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Italy Has a Free Wine Fountain

Quench your thirst with what could be the world’s most welcome glass of wine

Ortona = your new home. (Christopher E. Hamrick - Flickr/Creative Commons)
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When you're stateside, quenching your thirst at a drinking fountain means something institutional and predictable. But in Italy, one drinking fountain has a little more zing. As Catherine Edwards reports for The Local, an Italian town now has a 24/7 fountain that dispenses wine instead of water—and it doesn't cost a cent to drink.

The fountain was installed in Ortona, Abruzzo, an Italian town south of Rome that's known for its red Montepulciano wine grapes. People have been making wine in the region since the sixth century B.C.

Edwards explains that the wine fountain came out of a collaboration by a winemaker called Dora Sarchese Vini and an organization that promotes a popular pilgrimage route called the Cammino di San Tommaso, or the "Way of St. Thomas." The 196-mile pilgrimage connects historical churches and abbeys and is popular with Roman Catholic visitors who walk the entire path on foot from Rome. In Ortona, the Basilica of St. Thomas the Apostle holds what are said to be the remains of Saint Thomas himself, who was an apostle of Jesus.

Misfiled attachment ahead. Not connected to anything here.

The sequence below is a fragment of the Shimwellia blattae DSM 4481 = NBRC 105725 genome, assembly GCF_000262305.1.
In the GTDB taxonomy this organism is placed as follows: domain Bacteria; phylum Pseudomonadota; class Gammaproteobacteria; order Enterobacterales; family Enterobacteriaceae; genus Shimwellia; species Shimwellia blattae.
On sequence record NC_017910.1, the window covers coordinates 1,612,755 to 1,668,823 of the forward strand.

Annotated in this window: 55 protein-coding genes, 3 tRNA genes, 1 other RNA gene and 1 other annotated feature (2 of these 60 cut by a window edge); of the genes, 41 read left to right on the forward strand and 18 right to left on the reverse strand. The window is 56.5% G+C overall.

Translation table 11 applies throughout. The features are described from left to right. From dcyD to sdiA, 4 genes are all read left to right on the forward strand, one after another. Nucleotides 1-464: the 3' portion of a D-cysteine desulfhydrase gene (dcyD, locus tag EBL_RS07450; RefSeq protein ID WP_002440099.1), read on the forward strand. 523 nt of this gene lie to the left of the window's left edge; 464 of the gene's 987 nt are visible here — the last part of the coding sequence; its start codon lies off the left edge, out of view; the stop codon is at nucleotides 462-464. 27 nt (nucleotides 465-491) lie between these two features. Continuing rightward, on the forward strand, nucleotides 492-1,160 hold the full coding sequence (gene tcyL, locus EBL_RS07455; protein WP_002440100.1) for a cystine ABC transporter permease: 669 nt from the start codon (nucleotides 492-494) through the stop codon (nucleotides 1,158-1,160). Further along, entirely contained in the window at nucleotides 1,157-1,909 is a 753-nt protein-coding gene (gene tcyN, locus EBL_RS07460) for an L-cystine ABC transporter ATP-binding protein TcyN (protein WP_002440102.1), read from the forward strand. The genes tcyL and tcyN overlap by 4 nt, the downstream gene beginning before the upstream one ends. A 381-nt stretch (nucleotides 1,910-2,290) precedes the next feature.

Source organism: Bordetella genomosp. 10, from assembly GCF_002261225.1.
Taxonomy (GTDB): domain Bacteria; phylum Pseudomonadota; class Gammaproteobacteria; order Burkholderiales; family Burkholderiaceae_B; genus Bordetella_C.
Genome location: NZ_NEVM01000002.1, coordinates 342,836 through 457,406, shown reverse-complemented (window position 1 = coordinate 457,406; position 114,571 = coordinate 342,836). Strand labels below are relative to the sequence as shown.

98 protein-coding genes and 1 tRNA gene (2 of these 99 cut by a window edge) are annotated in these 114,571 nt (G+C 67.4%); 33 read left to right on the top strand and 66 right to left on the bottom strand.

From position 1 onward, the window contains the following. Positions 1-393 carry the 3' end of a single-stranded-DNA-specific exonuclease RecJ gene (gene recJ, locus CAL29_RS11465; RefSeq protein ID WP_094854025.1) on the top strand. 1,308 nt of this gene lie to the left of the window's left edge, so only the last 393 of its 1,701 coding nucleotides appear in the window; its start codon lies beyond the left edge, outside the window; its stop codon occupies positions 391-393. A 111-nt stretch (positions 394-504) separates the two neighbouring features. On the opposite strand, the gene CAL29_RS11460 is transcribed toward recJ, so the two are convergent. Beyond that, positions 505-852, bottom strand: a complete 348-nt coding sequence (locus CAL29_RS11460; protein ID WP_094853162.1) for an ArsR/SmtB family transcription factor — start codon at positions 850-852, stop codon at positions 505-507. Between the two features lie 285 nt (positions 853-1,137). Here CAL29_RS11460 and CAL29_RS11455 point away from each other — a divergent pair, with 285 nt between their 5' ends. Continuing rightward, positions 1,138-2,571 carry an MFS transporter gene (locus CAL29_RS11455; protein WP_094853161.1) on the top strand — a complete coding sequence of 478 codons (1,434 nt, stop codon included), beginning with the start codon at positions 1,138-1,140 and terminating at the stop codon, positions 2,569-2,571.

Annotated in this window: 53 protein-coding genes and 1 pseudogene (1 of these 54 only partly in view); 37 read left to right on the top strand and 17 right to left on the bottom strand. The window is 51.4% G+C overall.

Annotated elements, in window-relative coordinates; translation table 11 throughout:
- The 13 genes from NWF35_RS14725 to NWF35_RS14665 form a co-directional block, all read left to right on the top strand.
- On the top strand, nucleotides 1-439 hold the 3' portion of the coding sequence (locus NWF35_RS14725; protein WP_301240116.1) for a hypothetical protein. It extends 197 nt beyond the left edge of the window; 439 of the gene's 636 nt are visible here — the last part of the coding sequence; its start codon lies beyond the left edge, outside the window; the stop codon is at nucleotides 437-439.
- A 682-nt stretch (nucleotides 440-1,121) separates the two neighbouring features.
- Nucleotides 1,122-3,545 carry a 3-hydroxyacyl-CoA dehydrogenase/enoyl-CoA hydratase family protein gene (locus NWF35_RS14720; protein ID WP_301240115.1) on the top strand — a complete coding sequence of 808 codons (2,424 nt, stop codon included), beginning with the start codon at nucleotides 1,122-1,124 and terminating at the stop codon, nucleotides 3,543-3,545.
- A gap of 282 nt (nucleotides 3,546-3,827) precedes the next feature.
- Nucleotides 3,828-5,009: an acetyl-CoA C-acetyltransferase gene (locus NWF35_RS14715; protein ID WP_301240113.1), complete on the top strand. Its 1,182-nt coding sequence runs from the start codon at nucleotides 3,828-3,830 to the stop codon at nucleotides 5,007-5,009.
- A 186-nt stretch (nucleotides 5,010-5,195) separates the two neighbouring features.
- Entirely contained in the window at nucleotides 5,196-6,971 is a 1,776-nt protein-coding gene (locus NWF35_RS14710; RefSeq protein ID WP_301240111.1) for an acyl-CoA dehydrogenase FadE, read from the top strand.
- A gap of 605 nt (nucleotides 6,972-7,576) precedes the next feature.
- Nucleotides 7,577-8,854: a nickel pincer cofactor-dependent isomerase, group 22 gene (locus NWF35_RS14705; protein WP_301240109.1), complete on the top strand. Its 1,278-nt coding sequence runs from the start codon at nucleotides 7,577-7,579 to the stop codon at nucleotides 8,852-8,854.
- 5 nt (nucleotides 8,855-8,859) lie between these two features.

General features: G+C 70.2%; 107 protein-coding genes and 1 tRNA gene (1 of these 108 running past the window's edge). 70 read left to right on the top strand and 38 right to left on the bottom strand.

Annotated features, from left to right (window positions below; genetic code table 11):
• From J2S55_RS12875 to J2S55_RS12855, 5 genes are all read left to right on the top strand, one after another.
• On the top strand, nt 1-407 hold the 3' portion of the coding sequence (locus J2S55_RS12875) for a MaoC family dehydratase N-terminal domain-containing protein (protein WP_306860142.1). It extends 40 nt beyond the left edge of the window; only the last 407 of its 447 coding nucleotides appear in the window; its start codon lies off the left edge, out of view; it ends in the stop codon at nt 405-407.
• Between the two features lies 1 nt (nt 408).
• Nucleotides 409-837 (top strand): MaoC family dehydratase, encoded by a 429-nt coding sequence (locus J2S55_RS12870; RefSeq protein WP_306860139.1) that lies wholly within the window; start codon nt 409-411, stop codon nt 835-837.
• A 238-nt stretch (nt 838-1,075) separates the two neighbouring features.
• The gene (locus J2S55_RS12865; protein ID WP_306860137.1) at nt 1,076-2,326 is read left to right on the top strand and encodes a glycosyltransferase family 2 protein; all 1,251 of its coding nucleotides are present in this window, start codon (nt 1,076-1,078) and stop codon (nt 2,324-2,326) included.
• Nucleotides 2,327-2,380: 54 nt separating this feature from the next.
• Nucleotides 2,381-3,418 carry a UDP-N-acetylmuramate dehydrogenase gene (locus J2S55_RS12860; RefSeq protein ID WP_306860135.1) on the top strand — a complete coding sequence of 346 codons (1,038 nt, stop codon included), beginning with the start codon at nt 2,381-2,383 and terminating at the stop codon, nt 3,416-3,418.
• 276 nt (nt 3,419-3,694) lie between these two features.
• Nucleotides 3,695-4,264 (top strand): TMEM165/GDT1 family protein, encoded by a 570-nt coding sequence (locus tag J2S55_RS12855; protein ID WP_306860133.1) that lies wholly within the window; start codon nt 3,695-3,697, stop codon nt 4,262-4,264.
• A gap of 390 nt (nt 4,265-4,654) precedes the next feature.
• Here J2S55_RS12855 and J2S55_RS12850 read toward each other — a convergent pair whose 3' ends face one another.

Amazingly enough, Italy isn’t the only place that has served wine for free 24/7 from a fountain. In Spain, there’s a wine fountain (also serving red wine) to pilgrims on another religious path—and a webcam to let far-flung fans of free vino watch people fill up their bottles. And Europe itself has a rich history of free wine, from a Venetian wine fountain for employees of a shipyard in the 1630s to a tradition of making wine flow through water conduits in the English court of the 1500s.

Of course, there are other fountains all over Italy. Rome alone boasts over 2,500 public fountains, or nasoni (big noses), which pump out water for one and all. But Ortona’s free-flowing wine gives another meaning to public refreshment.

Glass empty again? Consider a trip to Belgium, which now has a two-mile-long beer pipeline that pumps over 1,000 gallons of ale per hour throughout the city of Bruges. Okay, the project doesn’t send beer directly into people’s houses, but it’s enough to make some thirsty travelers start rooting around for their passports. The cities of Europe may not all flow with beer and wine yet, but between wine fountains for religious pilgrims and beer zipping beneath the streets of Bruges, things are off to a sloshy start.

(h/t Travel + Leisure)

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